HONG KONG — Hong Kong’s legislature put off a debate on a bill that would allow extraditions to mainland China after thousands of demonstrators dressed in black swarmed the area surrounding the central government complex on Wednesday.

As demonstrators used police barriers, street signs and trash barrels to block off Harcourt Road, the government said that the session would be “changed to a later time to be determined” by the head of the Legislative Council, which is controlled by a pro-Beijing majority.

The rally came three days after as many as 1 million people took to the streets.

Protesters had mixed reactions to news of the postponement, but remained steadfast to their cause ― standing under umbrellas and continuing to block potential traffic.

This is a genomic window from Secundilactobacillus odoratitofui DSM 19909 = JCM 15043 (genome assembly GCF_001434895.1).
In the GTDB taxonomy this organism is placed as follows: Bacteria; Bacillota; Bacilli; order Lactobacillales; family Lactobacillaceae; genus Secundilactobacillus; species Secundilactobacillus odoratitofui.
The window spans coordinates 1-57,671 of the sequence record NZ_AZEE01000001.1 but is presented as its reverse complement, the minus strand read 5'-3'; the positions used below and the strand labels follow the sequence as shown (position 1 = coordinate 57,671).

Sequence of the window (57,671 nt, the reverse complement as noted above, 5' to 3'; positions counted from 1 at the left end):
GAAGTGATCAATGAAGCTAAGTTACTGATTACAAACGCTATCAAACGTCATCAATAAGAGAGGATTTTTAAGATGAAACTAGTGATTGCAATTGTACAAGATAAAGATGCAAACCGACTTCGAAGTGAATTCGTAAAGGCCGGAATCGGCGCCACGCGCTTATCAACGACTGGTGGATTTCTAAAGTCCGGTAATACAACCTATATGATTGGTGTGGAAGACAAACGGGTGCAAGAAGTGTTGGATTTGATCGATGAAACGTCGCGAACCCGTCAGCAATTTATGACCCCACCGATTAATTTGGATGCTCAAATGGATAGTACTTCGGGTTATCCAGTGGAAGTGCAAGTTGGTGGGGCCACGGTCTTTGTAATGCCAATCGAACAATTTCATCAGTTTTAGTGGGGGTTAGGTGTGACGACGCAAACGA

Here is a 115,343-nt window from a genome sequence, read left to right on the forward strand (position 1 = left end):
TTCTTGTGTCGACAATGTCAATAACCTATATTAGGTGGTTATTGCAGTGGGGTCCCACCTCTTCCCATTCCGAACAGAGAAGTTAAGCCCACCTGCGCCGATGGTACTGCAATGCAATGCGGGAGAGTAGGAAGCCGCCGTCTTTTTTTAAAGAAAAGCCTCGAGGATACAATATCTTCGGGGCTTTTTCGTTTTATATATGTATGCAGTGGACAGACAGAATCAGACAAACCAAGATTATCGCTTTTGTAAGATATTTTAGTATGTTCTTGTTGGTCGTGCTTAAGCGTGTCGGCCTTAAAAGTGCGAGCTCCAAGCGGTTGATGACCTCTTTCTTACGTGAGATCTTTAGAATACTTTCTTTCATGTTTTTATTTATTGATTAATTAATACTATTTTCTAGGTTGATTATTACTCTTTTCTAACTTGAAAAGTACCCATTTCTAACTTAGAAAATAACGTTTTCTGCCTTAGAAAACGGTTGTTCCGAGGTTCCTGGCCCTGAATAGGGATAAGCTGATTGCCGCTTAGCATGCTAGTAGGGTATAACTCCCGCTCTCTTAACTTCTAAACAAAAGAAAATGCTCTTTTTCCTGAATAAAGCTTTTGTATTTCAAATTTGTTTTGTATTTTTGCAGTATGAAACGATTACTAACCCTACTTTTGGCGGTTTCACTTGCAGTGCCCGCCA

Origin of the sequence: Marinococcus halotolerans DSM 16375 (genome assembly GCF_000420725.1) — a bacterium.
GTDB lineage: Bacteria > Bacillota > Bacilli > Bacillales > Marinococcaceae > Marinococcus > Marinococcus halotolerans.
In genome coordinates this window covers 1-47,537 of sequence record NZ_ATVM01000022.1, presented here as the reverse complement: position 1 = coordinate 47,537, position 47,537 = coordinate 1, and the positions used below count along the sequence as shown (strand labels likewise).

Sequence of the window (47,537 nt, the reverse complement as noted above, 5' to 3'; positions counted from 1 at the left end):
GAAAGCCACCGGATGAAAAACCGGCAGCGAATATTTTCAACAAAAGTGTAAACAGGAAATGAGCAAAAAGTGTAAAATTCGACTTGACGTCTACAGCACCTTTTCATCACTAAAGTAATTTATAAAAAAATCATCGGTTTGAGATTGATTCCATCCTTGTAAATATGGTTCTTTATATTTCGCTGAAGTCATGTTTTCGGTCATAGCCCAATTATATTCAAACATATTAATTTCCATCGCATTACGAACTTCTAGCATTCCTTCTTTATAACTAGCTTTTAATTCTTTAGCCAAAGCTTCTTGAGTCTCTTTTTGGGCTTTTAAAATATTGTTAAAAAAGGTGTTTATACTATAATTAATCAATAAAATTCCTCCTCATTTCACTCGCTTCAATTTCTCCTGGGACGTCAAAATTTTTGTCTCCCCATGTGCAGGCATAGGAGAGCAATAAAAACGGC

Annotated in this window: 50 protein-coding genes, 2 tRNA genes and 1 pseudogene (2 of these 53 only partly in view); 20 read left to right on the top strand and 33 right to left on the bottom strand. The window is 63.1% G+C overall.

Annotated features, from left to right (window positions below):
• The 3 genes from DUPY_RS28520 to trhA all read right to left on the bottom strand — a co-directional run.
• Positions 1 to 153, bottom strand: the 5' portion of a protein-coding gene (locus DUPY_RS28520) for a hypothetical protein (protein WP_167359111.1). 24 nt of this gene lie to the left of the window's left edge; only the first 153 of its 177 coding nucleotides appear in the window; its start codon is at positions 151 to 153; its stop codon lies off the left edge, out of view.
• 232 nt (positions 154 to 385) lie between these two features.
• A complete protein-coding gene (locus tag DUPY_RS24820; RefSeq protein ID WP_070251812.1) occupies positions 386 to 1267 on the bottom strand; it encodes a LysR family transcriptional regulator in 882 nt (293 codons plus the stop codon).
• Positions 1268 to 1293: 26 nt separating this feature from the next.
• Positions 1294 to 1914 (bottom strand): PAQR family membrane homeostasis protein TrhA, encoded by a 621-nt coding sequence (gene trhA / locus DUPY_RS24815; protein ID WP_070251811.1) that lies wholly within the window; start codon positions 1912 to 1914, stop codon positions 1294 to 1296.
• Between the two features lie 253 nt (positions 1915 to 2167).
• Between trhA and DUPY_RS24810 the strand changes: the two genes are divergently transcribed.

“I would describe it as a small victory,” said Ramon Yuen, a member of a local district council representing the Democratic Party.

“There are many possibilities … but we want the government to withdraw the amendment,” Yuen said. “No decision has been made to do that, and we do not see any good gestures that they will listen to Hong Kong people’s voices.”

Cyrus Lee, 28, who was taking part in the demonstrations, echoed Yuen’s sentiment, telling NBC News he “can’t tell if it is a good sign or not because you don’t know what they will do next.”

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